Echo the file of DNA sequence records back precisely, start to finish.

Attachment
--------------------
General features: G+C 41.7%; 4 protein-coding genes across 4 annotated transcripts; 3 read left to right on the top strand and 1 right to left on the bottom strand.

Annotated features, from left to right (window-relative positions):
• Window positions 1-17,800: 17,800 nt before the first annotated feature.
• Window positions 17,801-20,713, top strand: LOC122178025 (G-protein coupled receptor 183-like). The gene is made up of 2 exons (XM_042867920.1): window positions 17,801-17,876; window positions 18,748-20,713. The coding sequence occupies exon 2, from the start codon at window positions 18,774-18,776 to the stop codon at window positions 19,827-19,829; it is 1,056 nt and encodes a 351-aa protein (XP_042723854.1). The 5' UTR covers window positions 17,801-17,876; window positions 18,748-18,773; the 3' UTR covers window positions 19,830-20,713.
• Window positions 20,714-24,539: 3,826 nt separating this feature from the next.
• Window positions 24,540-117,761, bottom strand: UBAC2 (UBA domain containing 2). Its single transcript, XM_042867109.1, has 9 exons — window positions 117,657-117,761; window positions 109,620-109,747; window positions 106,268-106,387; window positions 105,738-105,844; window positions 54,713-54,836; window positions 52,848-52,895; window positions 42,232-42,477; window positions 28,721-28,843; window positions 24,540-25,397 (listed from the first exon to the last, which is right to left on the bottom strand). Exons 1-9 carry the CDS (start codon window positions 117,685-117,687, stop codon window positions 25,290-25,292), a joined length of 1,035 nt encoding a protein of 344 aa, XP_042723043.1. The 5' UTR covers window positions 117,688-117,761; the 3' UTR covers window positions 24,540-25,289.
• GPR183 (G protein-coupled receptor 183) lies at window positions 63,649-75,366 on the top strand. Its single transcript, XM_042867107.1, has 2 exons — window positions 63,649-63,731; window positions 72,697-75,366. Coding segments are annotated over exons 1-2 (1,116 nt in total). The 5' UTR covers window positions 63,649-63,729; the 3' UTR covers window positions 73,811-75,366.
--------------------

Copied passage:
General features: G+C 41.7%; 4 protein-coding genes across 4 annotated transcripts; 3 read left to right on the top strand and 1 right to left on the bottom strand.

Annotated features, from left to right (window-relative positions):
• Window positions 1-17,800: 17,800 nt before the first annotated feature.
• Window positions 17,801-20,713, top strand: LOC122178025 (G-protein coupled receptor 183-like). The gene is made up of 2 exons (XM_042867920.1): window positions 17,801-17,876; window positions 18,748-20,713. The coding sequence occupies exon 2, from the start codon at window positions 18,774-18,776 to the stop codon at window positions 19,827-19,829; it is 1,056 nt and encodes a 351-aa protein (XP_042723854.1). The 5' UTR covers window positions 17,801-17,876; window positions 18,748-18,773; the 3' UTR covers window positions 19,830-20,713.
• Window positions 20,714-24,539: 3,826 nt separating this feature from the next.
• Window positions 24,540-117,761, bottom strand: UBAC2 (UBA domain containing 2). Its single transcript, XM_042867109.1, has 9 exons — window positions 117,657-117,761; window positions 109,620-109,747; window positions 106,268-106,387; window positions 105,738-105,844; window positions 54,713-54,836; window positions 52,848-52,895; window positions 42,232-42,477; window positions 28,721-28,843; window positions 24,540-25,397 (listed from the first exon to the last, which is right to left on the bottom strand). Exons 1-9 carry the CDS (start codon window positions 117,685-117,687, stop codon window positions 25,290-25,292), a joined length of 1,035 nt encoding a protein of 344 aa, XP_042723043.1. The 5' UTR covers window positions 117,688-117,761; the 3' UTR covers window positions 24,540-25,289.
• GPR183 (G protein-coupled receptor 183) lies at window positions 63,649-75,366 on the top strand. Its single transcript, XM_042867107.1, has 2 exons — window positions 63,649-63,731; window positions 72,697-75,366. Coding segments are annotated over exons 1-2 (1,116 nt in total). The 5' UTR covers window positions 63,649-63,729; the 3' UTR covers window positions 73,811-75,366.